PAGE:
As a neuroscientist I am keenly aware that memories are inaccurate and are at best based on a true story. In fact, whenever a memory is recalled it is changed. Brain regions become re-activated when a powerful cue of a past event is presented. Cues can be the smell of a loved ones t-shirt, a melancholy song, a picture of a childhood friend. Reactivated brain regions become susceptible to change for a period of time, allowing new information or feelings to be inserted and integrated into our past experiences or potentially peeled away from psychological access. I use the pictures in this series as a form of therapy to cognitively restructure how I view and accept the narrative of my life.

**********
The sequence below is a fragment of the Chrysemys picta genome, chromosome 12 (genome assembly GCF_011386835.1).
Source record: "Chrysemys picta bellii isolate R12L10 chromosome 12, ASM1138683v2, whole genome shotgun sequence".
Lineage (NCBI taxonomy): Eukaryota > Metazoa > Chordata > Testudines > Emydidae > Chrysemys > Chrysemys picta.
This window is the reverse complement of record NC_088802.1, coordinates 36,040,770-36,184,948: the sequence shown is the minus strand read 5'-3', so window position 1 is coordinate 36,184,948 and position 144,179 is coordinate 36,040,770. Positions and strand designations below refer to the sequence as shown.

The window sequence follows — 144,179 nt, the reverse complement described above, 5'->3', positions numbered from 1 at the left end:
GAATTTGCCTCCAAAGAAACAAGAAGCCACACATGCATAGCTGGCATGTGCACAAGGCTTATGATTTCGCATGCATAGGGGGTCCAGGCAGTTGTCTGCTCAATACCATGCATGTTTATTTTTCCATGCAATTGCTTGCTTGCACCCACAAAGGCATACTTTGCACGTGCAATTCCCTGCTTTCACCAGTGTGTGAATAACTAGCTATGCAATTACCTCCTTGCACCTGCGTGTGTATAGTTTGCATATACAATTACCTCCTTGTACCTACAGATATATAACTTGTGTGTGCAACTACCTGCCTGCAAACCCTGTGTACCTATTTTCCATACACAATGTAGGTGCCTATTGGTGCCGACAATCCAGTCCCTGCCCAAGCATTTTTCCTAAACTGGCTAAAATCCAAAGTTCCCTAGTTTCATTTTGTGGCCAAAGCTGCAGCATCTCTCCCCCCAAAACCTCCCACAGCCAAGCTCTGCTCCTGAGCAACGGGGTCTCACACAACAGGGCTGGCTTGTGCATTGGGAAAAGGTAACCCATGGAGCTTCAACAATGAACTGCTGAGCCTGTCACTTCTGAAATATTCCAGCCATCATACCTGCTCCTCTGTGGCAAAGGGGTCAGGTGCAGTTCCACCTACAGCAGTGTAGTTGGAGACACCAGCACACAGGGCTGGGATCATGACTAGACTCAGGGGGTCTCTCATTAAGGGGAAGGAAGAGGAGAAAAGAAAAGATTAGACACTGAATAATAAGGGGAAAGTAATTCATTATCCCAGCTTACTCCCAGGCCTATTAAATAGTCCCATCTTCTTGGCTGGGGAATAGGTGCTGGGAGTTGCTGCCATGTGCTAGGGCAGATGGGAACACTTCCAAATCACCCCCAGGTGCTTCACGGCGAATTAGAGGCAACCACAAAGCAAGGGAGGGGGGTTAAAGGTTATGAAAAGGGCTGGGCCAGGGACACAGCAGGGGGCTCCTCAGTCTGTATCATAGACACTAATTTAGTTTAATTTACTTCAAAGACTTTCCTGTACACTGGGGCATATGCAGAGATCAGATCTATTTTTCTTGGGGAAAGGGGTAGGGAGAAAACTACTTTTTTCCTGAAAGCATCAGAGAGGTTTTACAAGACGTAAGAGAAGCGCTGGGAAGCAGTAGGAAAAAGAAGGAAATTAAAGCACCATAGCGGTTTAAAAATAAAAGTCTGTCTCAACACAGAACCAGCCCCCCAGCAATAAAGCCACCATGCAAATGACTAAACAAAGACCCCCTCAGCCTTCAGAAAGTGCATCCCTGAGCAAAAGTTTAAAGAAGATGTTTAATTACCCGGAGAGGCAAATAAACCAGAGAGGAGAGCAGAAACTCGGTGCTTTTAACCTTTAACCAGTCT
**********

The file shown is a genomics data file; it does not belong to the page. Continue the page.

Individual histories are filled with blind spots and our brains fool us into thinking that our reality is seamless. Sometimes we resist the process of connecting who we are and who we were and this is problematic because it often leads to psychopathologies like depression, anxiety, and emotional detachment. Using imagery to ignite feelings that are difficult to address may provide therapeutic relief as we grow, age, and confront the trials and tribulations that are inherent to meaningful relationships.
- Joshua Sariñana
This series was a Portfolio Award winner in the Art of Living Photography Show.